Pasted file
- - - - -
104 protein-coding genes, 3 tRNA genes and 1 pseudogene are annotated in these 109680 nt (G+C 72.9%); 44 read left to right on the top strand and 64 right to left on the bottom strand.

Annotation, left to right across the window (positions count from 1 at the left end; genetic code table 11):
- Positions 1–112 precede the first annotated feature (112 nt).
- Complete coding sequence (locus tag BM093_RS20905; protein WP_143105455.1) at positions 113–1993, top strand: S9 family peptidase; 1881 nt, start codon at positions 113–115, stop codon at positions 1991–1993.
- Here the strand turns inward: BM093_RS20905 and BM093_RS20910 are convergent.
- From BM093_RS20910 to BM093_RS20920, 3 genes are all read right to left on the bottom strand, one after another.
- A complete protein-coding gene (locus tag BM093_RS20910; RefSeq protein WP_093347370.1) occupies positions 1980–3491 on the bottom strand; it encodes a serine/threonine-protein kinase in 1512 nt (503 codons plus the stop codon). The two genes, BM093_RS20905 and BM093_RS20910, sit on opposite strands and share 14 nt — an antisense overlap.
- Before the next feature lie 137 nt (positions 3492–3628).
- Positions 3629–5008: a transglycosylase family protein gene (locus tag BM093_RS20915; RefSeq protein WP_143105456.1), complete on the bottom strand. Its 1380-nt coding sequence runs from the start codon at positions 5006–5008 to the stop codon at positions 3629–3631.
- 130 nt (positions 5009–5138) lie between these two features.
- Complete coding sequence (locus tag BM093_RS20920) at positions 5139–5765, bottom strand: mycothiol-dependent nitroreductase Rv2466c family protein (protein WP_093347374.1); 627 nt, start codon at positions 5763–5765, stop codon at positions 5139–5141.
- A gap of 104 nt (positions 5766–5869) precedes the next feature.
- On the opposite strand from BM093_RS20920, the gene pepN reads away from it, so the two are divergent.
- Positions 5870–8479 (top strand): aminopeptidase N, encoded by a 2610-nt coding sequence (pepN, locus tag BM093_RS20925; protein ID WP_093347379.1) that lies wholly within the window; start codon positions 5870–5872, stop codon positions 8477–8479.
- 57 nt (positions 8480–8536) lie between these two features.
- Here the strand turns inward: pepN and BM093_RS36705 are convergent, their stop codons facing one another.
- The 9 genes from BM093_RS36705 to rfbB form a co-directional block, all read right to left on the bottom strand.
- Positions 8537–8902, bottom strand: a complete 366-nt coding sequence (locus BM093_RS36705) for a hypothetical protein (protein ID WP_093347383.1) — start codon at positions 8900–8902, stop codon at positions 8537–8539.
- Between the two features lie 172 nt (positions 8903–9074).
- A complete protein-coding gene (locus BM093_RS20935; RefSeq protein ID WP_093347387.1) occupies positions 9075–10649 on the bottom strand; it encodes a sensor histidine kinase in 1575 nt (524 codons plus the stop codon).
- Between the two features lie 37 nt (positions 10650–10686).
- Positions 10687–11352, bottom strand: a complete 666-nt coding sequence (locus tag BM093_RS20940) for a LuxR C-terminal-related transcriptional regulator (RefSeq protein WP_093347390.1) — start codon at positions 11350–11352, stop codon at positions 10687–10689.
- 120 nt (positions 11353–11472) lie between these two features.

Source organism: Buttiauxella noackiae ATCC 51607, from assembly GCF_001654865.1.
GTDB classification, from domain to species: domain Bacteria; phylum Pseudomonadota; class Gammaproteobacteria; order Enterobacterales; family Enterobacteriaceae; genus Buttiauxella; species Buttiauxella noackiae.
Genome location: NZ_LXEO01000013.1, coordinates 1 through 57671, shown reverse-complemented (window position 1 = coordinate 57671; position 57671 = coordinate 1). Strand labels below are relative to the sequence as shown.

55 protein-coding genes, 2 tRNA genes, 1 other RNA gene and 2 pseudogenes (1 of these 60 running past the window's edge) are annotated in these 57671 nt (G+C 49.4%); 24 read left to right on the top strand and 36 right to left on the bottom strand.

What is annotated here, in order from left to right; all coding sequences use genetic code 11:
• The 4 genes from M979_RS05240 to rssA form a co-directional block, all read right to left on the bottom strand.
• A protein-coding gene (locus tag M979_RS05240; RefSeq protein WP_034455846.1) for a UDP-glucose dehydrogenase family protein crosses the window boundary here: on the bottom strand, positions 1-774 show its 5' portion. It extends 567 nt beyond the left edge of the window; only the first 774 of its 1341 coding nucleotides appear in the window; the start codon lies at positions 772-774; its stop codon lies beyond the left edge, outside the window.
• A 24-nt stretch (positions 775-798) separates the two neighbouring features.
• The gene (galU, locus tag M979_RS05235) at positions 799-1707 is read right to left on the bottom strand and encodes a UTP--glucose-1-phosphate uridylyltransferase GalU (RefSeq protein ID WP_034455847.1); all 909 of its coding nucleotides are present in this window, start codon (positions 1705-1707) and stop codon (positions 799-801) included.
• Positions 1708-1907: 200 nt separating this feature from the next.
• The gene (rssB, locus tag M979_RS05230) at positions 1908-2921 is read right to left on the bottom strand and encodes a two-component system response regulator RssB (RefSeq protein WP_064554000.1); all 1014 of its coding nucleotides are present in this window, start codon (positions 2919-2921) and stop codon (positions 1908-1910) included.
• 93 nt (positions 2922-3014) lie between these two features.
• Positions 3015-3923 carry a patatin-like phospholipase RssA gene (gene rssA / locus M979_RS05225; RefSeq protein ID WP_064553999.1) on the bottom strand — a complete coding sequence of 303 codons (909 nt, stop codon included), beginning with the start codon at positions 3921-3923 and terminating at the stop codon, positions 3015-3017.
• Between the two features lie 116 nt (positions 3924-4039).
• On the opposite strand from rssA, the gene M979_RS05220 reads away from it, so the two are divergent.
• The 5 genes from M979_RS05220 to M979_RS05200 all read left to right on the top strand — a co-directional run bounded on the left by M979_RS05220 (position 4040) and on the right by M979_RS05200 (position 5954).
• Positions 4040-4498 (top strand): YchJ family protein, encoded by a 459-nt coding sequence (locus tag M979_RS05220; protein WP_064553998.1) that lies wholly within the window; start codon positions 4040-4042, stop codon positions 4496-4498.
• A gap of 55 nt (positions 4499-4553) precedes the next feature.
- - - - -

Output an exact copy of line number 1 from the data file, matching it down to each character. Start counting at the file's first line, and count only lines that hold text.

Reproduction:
104 protein-coding genes, 3 tRNA genes and 1 pseudogene are annotated in these 109680 nt (G+C 72.9%); 44 read left to right on the top strand and 64 right to left on the bottom strand.